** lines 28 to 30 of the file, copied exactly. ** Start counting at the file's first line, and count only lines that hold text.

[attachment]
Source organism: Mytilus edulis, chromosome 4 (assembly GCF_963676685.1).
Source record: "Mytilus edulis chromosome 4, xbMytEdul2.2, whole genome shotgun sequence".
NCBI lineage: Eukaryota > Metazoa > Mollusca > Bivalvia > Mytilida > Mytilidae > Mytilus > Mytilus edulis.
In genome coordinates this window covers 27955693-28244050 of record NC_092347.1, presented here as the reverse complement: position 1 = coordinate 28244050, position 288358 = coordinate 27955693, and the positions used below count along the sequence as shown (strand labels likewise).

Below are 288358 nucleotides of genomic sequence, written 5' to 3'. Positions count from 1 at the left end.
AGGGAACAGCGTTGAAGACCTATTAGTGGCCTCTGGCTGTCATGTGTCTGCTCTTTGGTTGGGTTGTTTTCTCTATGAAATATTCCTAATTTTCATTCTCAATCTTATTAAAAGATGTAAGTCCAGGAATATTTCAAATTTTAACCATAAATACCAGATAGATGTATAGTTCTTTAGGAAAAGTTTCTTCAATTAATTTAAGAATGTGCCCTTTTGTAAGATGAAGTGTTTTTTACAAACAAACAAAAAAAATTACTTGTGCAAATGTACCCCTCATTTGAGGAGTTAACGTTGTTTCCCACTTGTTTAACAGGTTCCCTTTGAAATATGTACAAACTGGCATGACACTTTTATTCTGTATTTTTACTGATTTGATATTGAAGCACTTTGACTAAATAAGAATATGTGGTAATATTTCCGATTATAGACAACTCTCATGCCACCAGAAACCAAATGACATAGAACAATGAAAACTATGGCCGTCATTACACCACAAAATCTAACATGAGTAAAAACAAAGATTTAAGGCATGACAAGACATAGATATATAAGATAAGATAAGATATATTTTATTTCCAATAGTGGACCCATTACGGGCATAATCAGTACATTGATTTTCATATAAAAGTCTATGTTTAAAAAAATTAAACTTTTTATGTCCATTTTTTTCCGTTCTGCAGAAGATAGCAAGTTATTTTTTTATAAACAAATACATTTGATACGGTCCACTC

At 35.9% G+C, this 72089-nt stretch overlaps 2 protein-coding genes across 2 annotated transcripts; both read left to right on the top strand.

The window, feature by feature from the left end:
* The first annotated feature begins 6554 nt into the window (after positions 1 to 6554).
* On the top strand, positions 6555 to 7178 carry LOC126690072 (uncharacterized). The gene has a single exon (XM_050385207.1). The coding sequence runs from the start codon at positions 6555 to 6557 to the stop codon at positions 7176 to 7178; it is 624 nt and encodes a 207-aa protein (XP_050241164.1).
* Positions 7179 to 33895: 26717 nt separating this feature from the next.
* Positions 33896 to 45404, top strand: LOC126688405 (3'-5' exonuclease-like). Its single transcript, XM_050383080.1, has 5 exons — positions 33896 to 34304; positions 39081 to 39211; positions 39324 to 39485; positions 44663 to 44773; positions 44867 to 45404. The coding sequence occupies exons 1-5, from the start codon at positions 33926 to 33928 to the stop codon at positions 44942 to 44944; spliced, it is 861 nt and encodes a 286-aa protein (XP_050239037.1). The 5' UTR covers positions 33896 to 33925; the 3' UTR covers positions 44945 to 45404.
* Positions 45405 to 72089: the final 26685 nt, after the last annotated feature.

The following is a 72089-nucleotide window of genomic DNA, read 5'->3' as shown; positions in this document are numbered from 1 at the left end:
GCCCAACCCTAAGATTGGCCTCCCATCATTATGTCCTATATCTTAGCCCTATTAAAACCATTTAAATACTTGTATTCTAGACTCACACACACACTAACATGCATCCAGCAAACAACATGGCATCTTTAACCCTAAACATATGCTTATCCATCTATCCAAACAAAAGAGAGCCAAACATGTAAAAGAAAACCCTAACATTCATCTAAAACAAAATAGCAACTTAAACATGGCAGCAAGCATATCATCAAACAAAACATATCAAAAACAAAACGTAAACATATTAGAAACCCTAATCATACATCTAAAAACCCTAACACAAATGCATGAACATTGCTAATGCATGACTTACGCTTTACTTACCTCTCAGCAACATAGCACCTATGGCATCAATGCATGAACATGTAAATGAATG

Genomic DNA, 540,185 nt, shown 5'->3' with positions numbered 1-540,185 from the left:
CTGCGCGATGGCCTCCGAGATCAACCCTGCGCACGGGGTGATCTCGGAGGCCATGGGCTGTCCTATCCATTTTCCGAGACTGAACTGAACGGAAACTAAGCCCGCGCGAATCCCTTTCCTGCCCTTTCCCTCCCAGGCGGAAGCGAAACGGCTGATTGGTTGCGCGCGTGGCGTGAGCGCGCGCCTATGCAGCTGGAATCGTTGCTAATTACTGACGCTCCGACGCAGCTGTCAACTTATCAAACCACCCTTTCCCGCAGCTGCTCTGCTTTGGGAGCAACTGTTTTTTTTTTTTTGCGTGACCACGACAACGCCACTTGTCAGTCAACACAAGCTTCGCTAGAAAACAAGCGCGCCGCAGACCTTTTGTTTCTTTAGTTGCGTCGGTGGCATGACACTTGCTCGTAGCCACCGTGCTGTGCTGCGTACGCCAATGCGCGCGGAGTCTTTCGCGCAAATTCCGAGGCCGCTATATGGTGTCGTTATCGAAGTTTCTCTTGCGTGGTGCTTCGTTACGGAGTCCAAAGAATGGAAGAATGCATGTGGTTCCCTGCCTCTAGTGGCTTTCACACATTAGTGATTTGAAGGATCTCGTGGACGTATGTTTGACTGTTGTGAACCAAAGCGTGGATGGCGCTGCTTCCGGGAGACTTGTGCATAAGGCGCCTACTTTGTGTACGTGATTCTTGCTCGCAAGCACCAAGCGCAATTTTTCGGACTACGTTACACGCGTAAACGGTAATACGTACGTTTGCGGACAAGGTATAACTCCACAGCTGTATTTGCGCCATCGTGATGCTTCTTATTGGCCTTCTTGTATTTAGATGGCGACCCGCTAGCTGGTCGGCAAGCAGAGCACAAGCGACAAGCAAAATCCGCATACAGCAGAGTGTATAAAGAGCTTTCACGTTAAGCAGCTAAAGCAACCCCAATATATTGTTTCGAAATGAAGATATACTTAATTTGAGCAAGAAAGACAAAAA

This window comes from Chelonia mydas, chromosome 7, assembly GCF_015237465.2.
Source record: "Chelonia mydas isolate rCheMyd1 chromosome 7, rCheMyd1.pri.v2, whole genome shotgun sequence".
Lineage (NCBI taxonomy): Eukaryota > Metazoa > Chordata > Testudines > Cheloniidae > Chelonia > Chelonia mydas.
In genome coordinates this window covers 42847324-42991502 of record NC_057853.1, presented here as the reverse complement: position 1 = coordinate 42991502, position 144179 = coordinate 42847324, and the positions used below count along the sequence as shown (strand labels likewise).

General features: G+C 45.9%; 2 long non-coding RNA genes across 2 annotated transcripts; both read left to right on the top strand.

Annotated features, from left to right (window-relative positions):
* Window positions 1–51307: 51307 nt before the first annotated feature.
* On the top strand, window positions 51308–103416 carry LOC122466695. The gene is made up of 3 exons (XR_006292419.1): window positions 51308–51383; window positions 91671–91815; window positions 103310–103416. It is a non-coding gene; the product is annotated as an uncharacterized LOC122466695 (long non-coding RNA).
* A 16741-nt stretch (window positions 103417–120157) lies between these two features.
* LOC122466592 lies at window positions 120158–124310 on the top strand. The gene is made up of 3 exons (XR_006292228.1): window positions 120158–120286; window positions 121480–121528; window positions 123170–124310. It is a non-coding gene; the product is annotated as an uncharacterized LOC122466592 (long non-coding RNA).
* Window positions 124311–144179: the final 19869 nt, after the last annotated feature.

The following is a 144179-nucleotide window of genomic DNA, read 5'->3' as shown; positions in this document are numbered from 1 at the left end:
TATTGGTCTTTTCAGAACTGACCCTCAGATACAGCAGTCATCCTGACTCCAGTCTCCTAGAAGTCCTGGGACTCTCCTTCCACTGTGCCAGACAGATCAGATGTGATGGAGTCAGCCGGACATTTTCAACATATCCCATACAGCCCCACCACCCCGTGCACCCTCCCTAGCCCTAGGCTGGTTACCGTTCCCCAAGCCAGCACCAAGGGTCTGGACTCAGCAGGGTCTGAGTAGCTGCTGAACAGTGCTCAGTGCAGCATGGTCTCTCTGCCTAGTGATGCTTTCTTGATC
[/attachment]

* Window positions 124311–144179: the final 19869 nt, after the last annotated feature.

The following is a 144179-nucleotide window of genomic DNA, read 5'->3' as shown; positions in this document are numbered from 1 at the left end:
TATTGGTCTTTTCAGAACTGACCCTCAGATACAGCAGTCATCCTGACTCCAGTCTCCTAGAAGTCCTGGGACTCTCCTTCCACTGTGCCAGACAGATCAGATGTGATGGAGTCAGCCGGACATTTTCAACATATCCCATACAGCCCCACCACCCCGTGCACCCTCCCTAGCCCTAGGCTGGTTACCGTTCCCCAAGCCAGCACCAAGGGTCTGGACTCAGCAGGGTCTGAGTAGCTGCTGAACAGTGCTCAGTGCAGCATGGTCTCTCTGCCTAGTGATGCTTTCTTGATC